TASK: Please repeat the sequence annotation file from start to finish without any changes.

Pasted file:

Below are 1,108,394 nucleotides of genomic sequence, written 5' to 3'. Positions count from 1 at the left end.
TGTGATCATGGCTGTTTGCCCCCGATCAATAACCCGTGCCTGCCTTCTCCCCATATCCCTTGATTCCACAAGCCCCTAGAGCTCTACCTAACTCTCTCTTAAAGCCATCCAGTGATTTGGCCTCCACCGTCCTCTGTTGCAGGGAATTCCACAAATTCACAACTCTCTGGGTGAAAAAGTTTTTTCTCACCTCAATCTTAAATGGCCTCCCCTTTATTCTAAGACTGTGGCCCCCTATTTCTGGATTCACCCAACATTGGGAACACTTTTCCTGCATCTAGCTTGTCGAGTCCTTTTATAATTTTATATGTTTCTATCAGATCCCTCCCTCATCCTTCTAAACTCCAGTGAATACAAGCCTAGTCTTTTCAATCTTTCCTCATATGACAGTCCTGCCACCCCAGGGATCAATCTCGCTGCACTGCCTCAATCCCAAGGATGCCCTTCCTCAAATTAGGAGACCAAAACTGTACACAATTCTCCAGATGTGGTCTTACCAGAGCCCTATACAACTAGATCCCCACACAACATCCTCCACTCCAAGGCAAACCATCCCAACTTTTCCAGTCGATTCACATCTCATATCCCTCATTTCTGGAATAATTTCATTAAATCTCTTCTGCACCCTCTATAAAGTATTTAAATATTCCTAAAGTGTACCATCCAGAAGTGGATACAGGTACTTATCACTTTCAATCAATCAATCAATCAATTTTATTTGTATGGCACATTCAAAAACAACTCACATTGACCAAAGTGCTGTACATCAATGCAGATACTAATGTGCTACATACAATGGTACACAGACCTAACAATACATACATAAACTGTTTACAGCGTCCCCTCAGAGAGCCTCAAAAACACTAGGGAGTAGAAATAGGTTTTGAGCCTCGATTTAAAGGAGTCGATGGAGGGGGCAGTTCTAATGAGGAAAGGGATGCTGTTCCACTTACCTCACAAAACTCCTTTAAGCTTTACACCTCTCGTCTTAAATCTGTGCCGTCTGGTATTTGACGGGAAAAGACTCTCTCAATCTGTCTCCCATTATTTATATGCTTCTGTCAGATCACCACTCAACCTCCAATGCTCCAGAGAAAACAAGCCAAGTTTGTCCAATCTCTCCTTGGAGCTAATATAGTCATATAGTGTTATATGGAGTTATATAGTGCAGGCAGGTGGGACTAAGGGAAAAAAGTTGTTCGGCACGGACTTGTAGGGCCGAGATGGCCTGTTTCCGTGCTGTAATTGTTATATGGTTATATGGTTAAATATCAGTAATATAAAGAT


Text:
Below are 1,108,394 nucleotides of genomic sequence, written 5' to 3'. Positions count from 1 at the left end.
TGTGATCATGGCTGTTTGCCCCCGATCAATAACCCGTGCCTGCCTTCTCCCCATATCCCTTGATTCCACAAGCCCCTAGAGCTCTACCTAACTCTCTCTTAAAGCCATCCAGTGATTTGGCCTCCACCGTCCTCTGTTGCAGGGAATTCCACAAATTCACAACTCTCTGGGTGAAAAAGTTTTTTCTCACCTCAATCTTAAATGGCCTCCCCTTTATTCTAAGACTGTGGCCCCCTATTTCTGGATTCACCCAACATTGGGAACACTTTTCCTGCATCTAGCTTGTCGAGTCCTTTTATAATTTTATATGTTTCTATCAGATCCCTCCCTCATCCTTCTAAACTCCAGTGAATACAAGCCTAGTCTTTTCAATCTTTCCTCATATGACAGTCCTGCCACCCCAGGGATCAATCTCGCTGCACTGCCTCAATCCCAAGGATGCCCTTCCTCAAATTAGGAGACCAAAACTGTACACAATTCTCCAGATGTGGTCTTACCAGAGCCCTATACAACTAGATCCCCACACAACATCCTCCACTCCAAGGCAAACCATCCCAACTTTTCCAGTCGATTCACATCTCATATCCCTCATTTCTGGAATAATTTCATTAAATCTCTTCTGCACCCTCTATAAAGTATTTAAATATTCCTAAAGTGTACCATCCAGAAGTGGATACAGGTACTTATCACTTTCAATCAATCAATCAATCAATTTTATTTGTATGGCACATTCAAAAACAACTCACATTGACCAAAGTGCTGTACATCAATGCAGATACTAATGTGCTACATACAATGGTACACAGACCTAACAATACATACATAAACTGTTTACAGCGTCCCCTCAGAGAGCCTCAAAAACACTAGGGAGTAGAAATAGGTTTTGAGCCTCGATTTAAAGGAGTCGATGGAGGGGGCAGTTCTAATGAGGAAAGGGATGCTGTTCCACTTACCTCACAAAACTCCTTTAAGCTTTACACCTCTCGTCTTAAATCTGTGCCGTCTGGTATTTGACGGGAAAAGACTCTCTCAATCTGTCTCCCATTATTTATATGCTTCTGTCAGATCACCACTCAACCTCCAATGCTCCAGAGAAAACAAGCCAAGTTTGTCCAATCTCTCCTTGGAGCTAATATAGTCATATAGTGTTATATGGAGTTATATAGTGCAGGCAGGTGGGACTAAGGGAAAAAAGTTGTTCGGCACGGACTTGTAGGGCCGAGATGGCCTGTTTCCGTGCTGTAATTGTTATATGGTTATATGGTTAAATATCAGTAATATAAAGAT